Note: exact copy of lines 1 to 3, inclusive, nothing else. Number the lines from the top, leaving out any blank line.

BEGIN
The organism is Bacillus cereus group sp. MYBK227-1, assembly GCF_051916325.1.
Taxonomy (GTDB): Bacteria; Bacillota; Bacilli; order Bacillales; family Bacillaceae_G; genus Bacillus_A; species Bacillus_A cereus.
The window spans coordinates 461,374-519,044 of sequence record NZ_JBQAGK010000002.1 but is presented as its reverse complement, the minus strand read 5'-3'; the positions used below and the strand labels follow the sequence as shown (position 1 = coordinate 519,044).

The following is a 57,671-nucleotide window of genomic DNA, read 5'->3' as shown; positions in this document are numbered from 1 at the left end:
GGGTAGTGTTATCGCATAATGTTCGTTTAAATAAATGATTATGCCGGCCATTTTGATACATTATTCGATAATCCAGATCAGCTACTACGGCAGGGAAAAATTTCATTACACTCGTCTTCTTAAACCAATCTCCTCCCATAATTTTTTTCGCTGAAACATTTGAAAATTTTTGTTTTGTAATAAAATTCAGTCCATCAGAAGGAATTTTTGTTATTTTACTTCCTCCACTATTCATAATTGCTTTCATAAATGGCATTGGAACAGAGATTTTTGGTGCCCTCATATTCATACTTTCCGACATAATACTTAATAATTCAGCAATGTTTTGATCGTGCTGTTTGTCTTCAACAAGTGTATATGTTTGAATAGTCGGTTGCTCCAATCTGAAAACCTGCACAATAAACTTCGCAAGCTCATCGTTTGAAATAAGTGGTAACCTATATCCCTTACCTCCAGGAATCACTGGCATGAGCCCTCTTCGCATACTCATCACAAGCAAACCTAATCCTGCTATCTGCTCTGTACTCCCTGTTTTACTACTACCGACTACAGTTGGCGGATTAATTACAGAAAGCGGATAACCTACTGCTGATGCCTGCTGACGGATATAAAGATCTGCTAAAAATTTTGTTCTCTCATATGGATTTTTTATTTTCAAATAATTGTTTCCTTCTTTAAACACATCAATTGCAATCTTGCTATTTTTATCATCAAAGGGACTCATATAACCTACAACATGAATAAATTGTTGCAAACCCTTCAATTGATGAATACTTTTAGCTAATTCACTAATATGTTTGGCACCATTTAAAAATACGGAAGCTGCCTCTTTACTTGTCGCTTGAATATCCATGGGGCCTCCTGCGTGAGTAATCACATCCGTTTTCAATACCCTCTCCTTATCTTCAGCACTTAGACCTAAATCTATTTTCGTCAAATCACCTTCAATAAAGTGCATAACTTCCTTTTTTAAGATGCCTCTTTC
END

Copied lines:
The organism is Bacillus cereus group sp. MYBK227-1, assembly GCF_051916325.1.
Taxonomy (GTDB): Bacteria; Bacillota; Bacilli; order Bacillales; family Bacillaceae_G; genus Bacillus_A; species Bacillus_A cereus.
The window spans coordinates 461,374-519,044 of sequence record NZ_JBQAGK010000002.1 but is presented as its reverse complement, the minus strand read 5'-3'; the positions used below and the strand labels follow the sequence as shown (position 1 = coordinate 519,044).